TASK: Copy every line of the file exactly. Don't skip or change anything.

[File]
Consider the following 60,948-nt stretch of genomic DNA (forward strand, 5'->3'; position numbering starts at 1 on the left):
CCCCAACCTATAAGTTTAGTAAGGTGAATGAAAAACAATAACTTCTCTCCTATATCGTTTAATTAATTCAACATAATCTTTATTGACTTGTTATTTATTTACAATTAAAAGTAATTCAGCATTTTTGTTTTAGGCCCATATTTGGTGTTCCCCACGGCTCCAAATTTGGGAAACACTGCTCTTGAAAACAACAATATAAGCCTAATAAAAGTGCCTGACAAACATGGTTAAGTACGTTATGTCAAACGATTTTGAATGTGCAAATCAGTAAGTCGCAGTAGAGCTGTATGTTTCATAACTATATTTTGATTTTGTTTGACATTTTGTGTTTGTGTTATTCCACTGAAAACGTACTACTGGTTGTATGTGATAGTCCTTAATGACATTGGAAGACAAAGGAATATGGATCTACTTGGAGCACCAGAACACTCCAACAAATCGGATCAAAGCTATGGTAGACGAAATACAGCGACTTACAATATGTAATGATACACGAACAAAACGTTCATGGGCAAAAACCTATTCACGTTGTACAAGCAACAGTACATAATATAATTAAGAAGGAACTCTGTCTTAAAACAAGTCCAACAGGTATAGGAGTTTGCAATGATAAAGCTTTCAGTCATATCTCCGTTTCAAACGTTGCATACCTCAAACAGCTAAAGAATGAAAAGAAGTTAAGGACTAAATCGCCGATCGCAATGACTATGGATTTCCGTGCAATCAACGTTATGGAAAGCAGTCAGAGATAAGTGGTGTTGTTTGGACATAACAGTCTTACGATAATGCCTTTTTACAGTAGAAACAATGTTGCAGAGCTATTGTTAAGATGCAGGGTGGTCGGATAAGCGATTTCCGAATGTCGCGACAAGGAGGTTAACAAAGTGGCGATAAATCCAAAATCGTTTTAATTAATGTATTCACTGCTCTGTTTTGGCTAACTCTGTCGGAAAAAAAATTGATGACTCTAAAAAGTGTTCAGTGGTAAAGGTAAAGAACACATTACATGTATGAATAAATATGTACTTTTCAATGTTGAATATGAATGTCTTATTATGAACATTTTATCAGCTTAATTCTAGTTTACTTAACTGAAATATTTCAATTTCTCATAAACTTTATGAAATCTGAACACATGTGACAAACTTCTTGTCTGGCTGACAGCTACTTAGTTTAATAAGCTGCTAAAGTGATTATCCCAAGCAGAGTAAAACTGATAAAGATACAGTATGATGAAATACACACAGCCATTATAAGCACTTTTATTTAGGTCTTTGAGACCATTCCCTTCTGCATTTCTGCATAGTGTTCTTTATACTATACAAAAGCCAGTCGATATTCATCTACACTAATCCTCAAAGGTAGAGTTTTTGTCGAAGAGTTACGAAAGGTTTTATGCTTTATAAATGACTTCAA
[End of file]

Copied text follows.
Consider the following 60,948-nt stretch of genomic DNA (forward strand, 5'->3'; position numbering starts at 1 on the left):
CCCCAACCTATAAGTTTAGTAAGGTGAATGAAAAACAATAACTTCTCTCCTATATCGTTTAATTAATTCAACATAATCTTTATTGACTTGTTATTTATTTACAATTAAAAGTAATTCAGCATTTTTGTTTTAGGCCCATATTTGGTGTTCCCCACGGCTCCAAATTTGGGAAACACTGCTCTTGAAAACAACAATATAAGCCTAATAAAAGTGCCTGACAAACATGGTTAAGTACGTTATGTCAAACGATTTTGAATGTGCAAATCAGTAAGTCGCAGTAGAGCTGTATGTTTCATAACTATATTTTGATTTTGTTTGACATTTTGTGTTTGTGTTATTCCACTGAAAACGTACTACTGGTTGTATGTGATAGTCCTTAATGACATTGGAAGACAAAGGAATATGGATCTACTTGGAGCACCAGAACACTCCAACAAATCGGATCAAAGCTATGGTAGACGAAATACAGCGACTTACAATATGTAATGATACACGAACAAAACGTTCATGGGCAAAAACCTATTCACGTTGTACAAGCAACAGTACATAATATAATTAAGAAGGAACTCTGTCTTAAAACAAGTCCAACAGGTATAGGAGTTTGCAATGATAAAGCTTTCAGTCATATCTCCGTTTCAAACGTTGCATACCTCAAACAGCTAAAGAATGAAAAGAAGTTAAGGACTAAATCGCCGATCGCAATGACTATGGATTTCCGTGCAATCAACGTTATGGAAAGCAGTCAGAGATAAGTGGTGTTGTTTGGACATAACAGTCTTACGATAATGCCTTTTTACAGTAGAAACAATGTTGCAGAGCTATTGTTAAGATGCAGGGTGGTCGGATAAGCGATTTCCGAATGTCGCGACAAGGAGGTTAACAAAGTGGCGATAAATCCAAAATCGTTTTAATTAATGTATTCACTGCTCTGTTTTGGCTAACTCTGTCGGAAAAAAAATTGATGACTCTAAAAAGTGTTCAGTGGTAAAGGTAAAGAACACATTACATGTATGAATAAATATGTACTTTTCAATGTTGAATATGAATGTCTTATTATGAACATTTTATCAGCTTAATTCTAGTTTACTTAACTGAAATATTTCAATTTCTCATAAACTTTATGAAATCTGAACACATGTGACAAACTTCTTGTCTGGCTGACAGCTACTTAGTTTAATAAGCTGCTAAAGTGATTATCCCAAGCAGAGTAAAACTGATAAAGATACAGTATGATGAAATACACACAGCCATTATAAGCACTTTTATTTAGGTCTTTGAGACCATTCCCTTCTGCATTTCTGCATAGTGTTCTTTATACTATACAAAAGCCAGTCGATATTCATCTACACTAATCCTCAAAGGTAGAGTTTTTGTCGAAGAGTTACGAAAGGTTTTATGCTTTATAAATGACTTCAA